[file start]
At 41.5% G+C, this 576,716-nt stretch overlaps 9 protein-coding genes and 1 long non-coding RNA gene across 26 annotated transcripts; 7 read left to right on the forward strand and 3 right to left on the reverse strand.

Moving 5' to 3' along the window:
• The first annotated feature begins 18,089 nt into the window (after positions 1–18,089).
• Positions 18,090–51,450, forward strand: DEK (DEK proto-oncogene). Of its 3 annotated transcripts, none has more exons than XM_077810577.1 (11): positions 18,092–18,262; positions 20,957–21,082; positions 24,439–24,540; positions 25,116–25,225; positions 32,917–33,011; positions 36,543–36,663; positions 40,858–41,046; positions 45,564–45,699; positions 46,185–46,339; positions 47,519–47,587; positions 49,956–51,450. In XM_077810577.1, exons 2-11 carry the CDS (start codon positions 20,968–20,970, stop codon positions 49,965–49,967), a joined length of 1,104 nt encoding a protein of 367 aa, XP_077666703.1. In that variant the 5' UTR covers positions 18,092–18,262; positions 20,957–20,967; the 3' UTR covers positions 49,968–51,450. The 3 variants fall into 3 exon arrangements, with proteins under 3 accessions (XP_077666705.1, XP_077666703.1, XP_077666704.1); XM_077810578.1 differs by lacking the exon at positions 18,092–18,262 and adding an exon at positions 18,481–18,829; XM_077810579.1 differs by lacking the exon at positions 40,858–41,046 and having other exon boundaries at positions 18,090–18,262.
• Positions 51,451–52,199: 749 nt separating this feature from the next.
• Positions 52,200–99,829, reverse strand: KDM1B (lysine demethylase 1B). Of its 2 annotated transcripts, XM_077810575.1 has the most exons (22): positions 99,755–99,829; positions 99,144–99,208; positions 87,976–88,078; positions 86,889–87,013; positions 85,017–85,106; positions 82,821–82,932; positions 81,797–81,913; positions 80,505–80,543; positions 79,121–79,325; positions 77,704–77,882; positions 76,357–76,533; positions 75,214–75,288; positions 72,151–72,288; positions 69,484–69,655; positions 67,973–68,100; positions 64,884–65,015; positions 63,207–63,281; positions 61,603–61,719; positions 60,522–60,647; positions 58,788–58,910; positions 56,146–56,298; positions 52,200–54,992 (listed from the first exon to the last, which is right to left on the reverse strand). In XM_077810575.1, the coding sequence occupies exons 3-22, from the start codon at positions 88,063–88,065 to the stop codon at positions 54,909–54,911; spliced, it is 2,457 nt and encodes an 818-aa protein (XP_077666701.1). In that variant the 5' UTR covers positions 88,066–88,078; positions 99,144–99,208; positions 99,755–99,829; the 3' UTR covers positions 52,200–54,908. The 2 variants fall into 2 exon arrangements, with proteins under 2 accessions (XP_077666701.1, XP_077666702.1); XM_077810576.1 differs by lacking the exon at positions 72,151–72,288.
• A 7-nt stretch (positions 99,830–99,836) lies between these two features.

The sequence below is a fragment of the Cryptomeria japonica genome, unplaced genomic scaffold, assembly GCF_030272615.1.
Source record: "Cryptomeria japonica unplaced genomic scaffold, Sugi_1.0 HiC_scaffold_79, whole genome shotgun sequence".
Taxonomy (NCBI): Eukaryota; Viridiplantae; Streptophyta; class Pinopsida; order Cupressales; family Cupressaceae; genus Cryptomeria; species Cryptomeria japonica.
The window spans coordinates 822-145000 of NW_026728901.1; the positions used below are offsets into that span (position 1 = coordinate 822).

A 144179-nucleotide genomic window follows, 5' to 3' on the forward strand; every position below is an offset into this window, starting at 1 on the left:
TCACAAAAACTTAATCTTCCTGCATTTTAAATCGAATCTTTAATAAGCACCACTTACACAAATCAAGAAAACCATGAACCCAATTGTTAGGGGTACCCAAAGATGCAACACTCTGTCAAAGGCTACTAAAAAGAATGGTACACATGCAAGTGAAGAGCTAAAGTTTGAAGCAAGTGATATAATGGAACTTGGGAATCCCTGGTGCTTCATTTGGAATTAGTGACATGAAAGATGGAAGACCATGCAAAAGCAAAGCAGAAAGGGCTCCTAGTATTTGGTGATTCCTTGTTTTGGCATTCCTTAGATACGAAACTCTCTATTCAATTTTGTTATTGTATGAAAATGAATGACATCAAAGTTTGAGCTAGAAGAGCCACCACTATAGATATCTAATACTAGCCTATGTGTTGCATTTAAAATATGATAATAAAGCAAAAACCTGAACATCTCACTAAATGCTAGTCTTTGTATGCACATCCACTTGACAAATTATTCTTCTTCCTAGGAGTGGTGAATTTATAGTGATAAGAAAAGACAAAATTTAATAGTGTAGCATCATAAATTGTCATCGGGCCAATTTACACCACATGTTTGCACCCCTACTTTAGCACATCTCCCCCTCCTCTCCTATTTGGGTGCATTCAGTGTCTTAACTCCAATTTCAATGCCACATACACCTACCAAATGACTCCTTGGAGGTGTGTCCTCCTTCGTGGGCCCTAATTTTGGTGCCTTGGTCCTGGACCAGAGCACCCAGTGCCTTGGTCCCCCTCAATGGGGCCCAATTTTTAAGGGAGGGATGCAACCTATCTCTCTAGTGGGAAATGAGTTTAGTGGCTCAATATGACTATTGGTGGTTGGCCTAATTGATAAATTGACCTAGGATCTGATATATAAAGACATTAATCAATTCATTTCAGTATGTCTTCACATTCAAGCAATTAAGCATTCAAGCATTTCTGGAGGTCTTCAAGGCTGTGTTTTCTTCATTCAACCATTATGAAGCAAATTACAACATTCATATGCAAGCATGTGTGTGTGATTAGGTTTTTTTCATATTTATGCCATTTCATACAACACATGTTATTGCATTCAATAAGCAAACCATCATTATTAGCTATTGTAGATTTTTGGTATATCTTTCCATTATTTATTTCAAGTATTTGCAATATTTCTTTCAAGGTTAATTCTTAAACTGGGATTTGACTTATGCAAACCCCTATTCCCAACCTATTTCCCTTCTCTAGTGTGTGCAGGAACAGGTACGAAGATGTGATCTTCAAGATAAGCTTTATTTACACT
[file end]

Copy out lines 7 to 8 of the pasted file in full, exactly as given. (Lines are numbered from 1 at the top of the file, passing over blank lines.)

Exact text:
• A 7-nt stretch (positions 99,830–99,836) lies between these two features.

The sequence below is a fragment of the Cryptomeria japonica genome, unplaced genomic scaffold, assembly GCF_030272615.1.